Lima continues efforts to aid Haitians

LIMA — The city of Lima is set to bring back a dormant committee as issues relating to the city’s Haitian population come to the forefront and councilman Derry Glenn is set to hold a follow-up to the forum he held in May in which residents demanded answers addressing those issues.

Since then, the city has passed resolutions to enforce laws against parking violations that residents have complained about for years and is set to revive the Human Relations Committee to address employers and landlords possibly taking advantage of Haitian residents.

“A few years ago, we had a conversation around the George Floyd incident in 2020 and we are here four years later talking about this commission that has lain dormant for some time,” council president Jamie Dixon said after a committee meeting Wednesday. “It talks about the practice of discrimination because of race, color, creed, sexuality or national origin. But mostly, we want to make sure we don’t have any prejudices as people are doing things in the city and we want to make sure that we have a place where individuals can come and speak their piece before a commission or body of their peers and have avenues where things can be educated upon and conversations can be mediated in any situation.”

Glenn, during a city council meeting in early May, said he sympathized with residents voicing their problems and pledged to get answers for a meeting June 12.

Glenn shared his intention to ask the city’s police department and Allen County Sheriff’s Office for answers to questions about the legal status of members of the Haitian population, among other things, in the forum, which would be an event held separate from the city.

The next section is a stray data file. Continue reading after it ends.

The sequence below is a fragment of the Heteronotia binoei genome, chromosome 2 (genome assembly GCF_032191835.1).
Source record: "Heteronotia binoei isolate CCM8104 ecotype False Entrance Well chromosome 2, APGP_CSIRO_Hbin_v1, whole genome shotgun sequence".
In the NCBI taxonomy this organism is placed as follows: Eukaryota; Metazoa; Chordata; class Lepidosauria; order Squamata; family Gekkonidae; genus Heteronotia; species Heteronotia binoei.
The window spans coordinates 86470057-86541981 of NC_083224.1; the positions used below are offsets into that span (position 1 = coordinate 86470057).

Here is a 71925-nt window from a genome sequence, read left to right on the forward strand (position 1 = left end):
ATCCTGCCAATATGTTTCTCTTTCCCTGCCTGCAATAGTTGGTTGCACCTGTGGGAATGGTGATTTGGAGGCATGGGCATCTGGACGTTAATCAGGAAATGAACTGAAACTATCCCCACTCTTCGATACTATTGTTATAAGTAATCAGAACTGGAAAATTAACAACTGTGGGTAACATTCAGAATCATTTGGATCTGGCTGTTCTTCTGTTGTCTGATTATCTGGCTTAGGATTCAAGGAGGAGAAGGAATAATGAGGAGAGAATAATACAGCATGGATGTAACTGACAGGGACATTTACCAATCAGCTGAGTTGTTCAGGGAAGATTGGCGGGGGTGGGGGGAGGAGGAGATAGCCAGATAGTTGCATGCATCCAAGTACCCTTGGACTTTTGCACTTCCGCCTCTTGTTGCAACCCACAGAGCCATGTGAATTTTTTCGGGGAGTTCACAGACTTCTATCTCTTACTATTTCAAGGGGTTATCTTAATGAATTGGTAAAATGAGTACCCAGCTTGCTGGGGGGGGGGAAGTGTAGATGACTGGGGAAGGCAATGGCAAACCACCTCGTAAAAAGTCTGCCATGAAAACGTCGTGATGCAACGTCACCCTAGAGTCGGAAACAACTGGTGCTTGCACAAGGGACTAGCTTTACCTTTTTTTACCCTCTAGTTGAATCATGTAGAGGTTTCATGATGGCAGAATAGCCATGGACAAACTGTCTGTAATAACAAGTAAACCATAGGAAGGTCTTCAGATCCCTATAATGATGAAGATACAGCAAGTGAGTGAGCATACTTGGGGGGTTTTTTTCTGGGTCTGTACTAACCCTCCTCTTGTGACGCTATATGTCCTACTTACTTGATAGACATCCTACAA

Two weeks ago, Allen County Sheriff Matt Treglia told the Lima News that the residents are in the country legally on work permits and cannot be deported and that he met with Lima Police Chief Angel Cortes and Mayor Sharetta Smith about the issue recently.

Smith did not grant The Lima News an interview, but shared the presentation she made at the April 22 city council meeting in which she proposed solutions for all citizens, passing legislation to address issues like overcrowding residences and asking for help from the state and federal governments.

“The vast majority of immigration policy is controlled by the federal government; however, local governments bear a significant portion of the burden for those decisions,” the outline reads. “As we search for additional resources to address growing problems like the shortage of quality, affordable housing, workforce development, poverty, and education, we need support and financial assistance from our state and federal partners.”

Reach Jacob Espinosa at 567-242-0399.